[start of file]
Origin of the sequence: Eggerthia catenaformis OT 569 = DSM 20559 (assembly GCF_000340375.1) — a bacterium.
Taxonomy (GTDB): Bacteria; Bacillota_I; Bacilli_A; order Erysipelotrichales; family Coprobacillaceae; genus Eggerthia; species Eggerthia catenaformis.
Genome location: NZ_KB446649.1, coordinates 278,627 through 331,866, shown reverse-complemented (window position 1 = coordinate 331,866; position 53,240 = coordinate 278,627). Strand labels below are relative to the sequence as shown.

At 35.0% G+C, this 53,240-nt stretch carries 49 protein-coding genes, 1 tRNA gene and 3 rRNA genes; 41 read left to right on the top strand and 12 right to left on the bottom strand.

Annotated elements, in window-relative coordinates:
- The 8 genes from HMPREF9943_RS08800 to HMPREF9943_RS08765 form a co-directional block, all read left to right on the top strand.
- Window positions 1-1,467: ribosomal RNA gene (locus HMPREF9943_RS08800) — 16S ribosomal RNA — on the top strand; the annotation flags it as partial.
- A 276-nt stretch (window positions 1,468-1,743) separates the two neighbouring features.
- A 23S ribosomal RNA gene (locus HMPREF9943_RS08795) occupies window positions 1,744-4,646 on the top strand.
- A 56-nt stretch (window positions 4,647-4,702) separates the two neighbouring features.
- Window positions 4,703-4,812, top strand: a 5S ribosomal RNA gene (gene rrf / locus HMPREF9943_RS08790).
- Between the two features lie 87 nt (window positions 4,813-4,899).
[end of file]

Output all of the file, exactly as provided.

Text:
Origin of the sequence: Eggerthia catenaformis OT 569 = DSM 20559 (assembly GCF_000340375.1) — a bacterium.
Taxonomy (GTDB): Bacteria; Bacillota_I; Bacilli_A; order Erysipelotrichales; family Coprobacillaceae; genus Eggerthia; species Eggerthia catenaformis.
Genome location: NZ_KB446649.1, coordinates 278,627 through 331,866, shown reverse-complemented (window position 1 = coordinate 331,866; position 53,240 = coordinate 278,627). Strand labels below are relative to the sequence as shown.

At 35.0% G+C, this 53,240-nt stretch carries 49 protein-coding genes, 1 tRNA gene and 3 rRNA genes; 41 read left to right on the top strand and 12 right to left on the bottom strand.

Annotated elements, in window-relative coordinates:
- The 8 genes from HMPREF9943_RS08800 to HMPREF9943_RS08765 form a co-directional block, all read left to right on the top strand.
- Window positions 1-1,467: ribosomal RNA gene (locus HMPREF9943_RS08800) — 16S ribosomal RNA — on the top strand; the annotation flags it as partial.
- A 276-nt stretch (window positions 1,468-1,743) separates the two neighbouring features.
- A 23S ribosomal RNA gene (locus HMPREF9943_RS08795) occupies window positions 1,744-4,646 on the top strand.
- A 56-nt stretch (window positions 4,647-4,702) separates the two neighbouring features.
- Window positions 4,703-4,812, top strand: a 5S ribosomal RNA gene (gene rrf / locus HMPREF9943_RS08790).
- Between the two features lie 87 nt (window positions 4,813-4,899).